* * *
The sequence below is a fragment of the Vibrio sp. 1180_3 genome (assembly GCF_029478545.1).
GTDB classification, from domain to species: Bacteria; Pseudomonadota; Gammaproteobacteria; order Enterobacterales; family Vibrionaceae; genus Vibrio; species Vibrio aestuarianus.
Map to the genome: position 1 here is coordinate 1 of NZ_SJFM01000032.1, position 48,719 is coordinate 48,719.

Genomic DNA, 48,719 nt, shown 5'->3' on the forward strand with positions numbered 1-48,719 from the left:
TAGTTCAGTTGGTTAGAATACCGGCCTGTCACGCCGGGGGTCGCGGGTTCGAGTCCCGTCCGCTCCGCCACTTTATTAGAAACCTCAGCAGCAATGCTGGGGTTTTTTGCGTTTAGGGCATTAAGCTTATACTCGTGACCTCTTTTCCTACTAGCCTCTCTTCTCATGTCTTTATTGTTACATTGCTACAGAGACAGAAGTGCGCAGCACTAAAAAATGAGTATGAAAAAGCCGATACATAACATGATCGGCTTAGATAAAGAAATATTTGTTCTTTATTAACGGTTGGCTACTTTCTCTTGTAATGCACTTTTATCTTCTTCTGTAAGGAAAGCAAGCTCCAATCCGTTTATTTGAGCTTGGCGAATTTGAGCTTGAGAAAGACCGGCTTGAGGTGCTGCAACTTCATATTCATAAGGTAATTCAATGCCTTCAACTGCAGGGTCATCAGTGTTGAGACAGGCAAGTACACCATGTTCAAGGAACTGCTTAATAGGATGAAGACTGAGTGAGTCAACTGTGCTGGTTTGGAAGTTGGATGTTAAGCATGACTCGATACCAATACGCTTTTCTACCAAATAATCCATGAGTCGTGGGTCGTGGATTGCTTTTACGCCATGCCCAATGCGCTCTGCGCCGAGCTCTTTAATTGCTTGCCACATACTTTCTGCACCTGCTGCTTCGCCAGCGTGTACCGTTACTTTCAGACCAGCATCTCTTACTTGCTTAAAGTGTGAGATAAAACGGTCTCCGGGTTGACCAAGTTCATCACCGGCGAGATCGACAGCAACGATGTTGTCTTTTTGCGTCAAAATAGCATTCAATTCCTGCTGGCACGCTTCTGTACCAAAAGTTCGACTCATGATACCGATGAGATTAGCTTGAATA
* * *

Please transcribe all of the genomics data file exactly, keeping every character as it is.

The sequence below is a fragment of the Vibrio sp. 1180_3 genome (assembly GCF_029478545.1).
GTDB classification, from domain to species: Bacteria; Pseudomonadota; Gammaproteobacteria; order Enterobacterales; family Vibrionaceae; genus Vibrio; species Vibrio aestuarianus.
Map to the genome: position 1 here is coordinate 1 of NZ_SJFM01000032.1, position 48,719 is coordinate 48,719.

Genomic DNA, 48,719 nt, shown 5'->3' on the forward strand with positions numbered 1-48,719 from the left:
TAGTTCAGTTGGTTAGAATACCGGCCTGTCACGCCGGGGGTCGCGGGTTCGAGTCCCGTCCGCTCCGCCACTTTATTAGAAACCTCAGCAGCAATGCTGGGGTTTTTTGCGTTTAGGGCATTAAGCTTATACTCGTGACCTCTTTTCCTACTAGCCTCTCTTCTCATGTCTTTATTGTTACATTGCTACAGAGACAGAAGTGCGCAGCACTAAAAAATGAGTATGAAAAAGCCGATACATAACATGATCGGCTTAGATAAAGAAATATTTGTTCTTTATTAACGGTTGGCTACTTTCTCTTGTAATGCACTTTTATCTTCTTCTGTAAGGAAAGCAAGCTCCAATCCGTTTATTTGAGCTTGGCGAATTTGAGCTTGAGAAAGACCGGCTTGAGGTGCTGCAACTTCATATTCATAAGGTAATTCAATGCCTTCAACTGCAGGGTCATCAGTGTTGAGACAGGCAAGTACACCATGTTCAAGGAACTGCTTAATAGGATGAAGACTGAGTGAGTCAACTGTGCTGGTTTGGAAGTTGGATGTTAAGCATGACTCGATACCAATACGCTTTTCTACCAAATAATCCATGAGTCGTGGGTCGTGGATTGCTTTTACGCCATGCCCAATGCGCTCTGCGCCGAGCTCTTTAATTGCTTGCCACATACTTTCTGCACCTGCTGCTTCGCCAGCGTGTACCGTTACTTTCAGACCAGCATCTCTTACTTGCTTAAAGTGTGAGATAAAACGGTCTCCGGGTTGACCAAGTTCATCACCGGCGAGATCGACAGCAACGATGTTGTCTTTTTGCGTCAAAATAGCATTCAATTCCTGCTGGCACGCTTCTGTACCAAAAGTTCGACTCATGATACCGATGAGATTAGCTTGAATA